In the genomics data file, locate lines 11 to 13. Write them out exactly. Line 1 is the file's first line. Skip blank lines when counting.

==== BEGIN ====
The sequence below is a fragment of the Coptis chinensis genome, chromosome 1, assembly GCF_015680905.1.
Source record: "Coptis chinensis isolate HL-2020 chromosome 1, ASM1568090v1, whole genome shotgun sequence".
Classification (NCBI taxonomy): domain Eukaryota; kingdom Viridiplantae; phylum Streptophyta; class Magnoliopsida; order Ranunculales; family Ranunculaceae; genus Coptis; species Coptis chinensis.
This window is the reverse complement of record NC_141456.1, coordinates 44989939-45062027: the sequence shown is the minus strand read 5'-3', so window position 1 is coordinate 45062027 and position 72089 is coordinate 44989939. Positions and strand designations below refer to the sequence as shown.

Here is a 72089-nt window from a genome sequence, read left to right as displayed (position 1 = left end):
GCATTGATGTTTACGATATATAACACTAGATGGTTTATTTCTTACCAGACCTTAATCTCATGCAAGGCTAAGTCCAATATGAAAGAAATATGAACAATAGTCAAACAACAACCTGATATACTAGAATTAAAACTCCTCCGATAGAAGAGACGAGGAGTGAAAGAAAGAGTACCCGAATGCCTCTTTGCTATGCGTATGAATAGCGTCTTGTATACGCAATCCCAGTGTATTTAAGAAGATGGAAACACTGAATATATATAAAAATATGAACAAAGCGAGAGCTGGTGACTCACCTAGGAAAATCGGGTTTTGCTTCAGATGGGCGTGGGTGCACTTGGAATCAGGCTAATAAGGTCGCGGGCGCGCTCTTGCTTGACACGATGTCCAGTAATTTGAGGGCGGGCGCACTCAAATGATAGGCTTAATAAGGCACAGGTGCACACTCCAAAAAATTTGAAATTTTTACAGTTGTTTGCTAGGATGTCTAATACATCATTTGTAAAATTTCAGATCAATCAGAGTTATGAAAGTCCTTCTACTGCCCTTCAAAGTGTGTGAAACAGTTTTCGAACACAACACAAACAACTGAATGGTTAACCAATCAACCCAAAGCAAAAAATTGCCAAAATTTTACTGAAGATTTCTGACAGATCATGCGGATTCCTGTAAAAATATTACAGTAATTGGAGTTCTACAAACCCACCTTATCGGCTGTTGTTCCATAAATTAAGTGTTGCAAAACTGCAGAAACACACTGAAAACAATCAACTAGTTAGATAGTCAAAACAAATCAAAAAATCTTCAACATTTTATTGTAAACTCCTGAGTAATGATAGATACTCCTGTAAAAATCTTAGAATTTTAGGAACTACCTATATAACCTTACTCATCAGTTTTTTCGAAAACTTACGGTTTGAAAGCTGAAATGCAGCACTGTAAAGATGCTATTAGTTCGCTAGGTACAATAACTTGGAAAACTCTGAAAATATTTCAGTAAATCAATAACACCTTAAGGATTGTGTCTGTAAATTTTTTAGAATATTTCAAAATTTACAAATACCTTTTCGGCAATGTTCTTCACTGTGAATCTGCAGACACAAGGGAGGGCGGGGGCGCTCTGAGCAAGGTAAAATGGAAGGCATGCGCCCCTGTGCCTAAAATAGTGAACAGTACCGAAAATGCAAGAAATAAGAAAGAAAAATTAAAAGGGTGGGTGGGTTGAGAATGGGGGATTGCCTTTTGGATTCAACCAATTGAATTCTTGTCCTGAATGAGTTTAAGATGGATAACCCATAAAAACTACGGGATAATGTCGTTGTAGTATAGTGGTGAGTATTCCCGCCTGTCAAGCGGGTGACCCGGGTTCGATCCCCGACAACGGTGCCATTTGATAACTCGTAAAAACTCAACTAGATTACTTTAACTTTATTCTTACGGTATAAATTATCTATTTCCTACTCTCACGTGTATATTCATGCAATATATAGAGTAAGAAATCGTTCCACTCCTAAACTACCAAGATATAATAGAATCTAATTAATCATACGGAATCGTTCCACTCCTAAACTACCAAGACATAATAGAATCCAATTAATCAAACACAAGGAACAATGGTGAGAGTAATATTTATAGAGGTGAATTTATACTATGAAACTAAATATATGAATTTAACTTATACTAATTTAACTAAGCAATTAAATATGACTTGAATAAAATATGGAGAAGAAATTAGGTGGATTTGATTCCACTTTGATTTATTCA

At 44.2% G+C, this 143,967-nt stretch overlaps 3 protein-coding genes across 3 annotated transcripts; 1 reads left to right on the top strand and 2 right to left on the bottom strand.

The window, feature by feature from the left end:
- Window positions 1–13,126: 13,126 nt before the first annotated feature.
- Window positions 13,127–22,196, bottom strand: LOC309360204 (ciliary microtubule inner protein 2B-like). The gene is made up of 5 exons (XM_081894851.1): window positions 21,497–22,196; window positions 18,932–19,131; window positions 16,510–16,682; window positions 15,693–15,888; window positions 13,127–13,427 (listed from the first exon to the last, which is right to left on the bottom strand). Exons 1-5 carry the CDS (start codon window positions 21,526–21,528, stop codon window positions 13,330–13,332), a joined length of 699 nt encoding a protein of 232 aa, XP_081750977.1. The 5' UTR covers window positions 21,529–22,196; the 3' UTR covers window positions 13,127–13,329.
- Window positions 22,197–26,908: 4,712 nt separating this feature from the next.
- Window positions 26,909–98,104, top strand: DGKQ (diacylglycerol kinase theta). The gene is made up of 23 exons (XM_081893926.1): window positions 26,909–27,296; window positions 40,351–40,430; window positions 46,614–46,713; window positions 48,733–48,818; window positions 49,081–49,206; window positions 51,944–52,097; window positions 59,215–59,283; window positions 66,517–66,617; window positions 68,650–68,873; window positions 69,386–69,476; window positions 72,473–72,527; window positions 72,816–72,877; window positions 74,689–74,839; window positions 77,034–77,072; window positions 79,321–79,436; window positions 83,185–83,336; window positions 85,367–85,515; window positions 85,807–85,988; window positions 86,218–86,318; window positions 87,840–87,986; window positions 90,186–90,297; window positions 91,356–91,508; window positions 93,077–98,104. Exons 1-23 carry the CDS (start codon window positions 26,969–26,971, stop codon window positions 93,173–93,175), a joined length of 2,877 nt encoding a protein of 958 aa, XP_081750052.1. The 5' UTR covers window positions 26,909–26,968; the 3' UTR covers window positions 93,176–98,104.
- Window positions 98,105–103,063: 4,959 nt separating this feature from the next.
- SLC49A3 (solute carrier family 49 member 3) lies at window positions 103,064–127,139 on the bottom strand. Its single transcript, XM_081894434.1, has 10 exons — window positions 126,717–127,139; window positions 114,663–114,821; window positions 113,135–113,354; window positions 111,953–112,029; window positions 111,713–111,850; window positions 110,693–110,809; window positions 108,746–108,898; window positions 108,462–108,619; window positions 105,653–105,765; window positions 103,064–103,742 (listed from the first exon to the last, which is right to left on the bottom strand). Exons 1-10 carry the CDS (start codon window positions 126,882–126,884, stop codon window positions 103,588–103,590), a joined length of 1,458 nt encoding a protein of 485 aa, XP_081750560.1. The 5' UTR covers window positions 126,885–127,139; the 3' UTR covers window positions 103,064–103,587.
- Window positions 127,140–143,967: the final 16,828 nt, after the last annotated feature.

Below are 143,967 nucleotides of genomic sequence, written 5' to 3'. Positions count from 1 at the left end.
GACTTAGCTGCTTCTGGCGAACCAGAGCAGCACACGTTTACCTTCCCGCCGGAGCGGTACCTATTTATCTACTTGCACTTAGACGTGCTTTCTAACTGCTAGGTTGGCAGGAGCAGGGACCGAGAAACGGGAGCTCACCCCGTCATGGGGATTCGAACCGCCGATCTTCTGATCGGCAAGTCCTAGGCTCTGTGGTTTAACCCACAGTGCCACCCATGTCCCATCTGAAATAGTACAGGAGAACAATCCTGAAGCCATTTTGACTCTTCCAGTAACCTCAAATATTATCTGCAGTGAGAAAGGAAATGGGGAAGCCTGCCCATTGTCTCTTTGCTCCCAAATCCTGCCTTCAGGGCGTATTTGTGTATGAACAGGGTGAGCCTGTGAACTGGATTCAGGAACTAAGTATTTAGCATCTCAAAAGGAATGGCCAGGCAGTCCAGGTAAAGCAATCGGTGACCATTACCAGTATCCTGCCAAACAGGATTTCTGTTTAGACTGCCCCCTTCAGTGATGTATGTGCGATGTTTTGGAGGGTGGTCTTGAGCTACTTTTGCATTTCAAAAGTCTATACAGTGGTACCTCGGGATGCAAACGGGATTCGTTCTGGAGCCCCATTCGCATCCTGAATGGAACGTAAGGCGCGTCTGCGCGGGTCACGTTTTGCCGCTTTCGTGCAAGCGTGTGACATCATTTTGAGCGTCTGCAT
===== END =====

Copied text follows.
- Window positions 22,197–26,908: 4,712 nt separating this feature from the next.
- Window positions 26,909–98,104, top strand: DGKQ (diacylglycerol kinase theta). The gene is made up of 23 exons (XM_081893926.1): window positions 26,909–27,296; window positions 40,351–40,430; window positions 46,614–46,713; window positions 48,733–48,818; window positions 49,081–49,206; window positions 51,944–52,097; window positions 59,215–59,283; window positions 66,517–66,617; window positions 68,650–68,873; window positions 69,386–69,476; window positions 72,473–72,527; window positions 72,816–72,877; window positions 74,689–74,839; window positions 77,034–77,072; window positions 79,321–79,436; window positions 83,185–83,336; window positions 85,367–85,515; window positions 85,807–85,988; window positions 86,218–86,318; window positions 87,840–87,986; window positions 90,186–90,297; window positions 91,356–91,508; window positions 93,077–98,104. Exons 1-23 carry the CDS (start codon window positions 26,969–26,971, stop codon window positions 93,173–93,175), a joined length of 2,877 nt encoding a protein of 958 aa, XP_081750052.1. The 5' UTR covers window positions 26,909–26,968; the 3' UTR covers window positions 93,176–98,104.
- Window positions 98,105–103,063: 4,959 nt separating this feature from the next.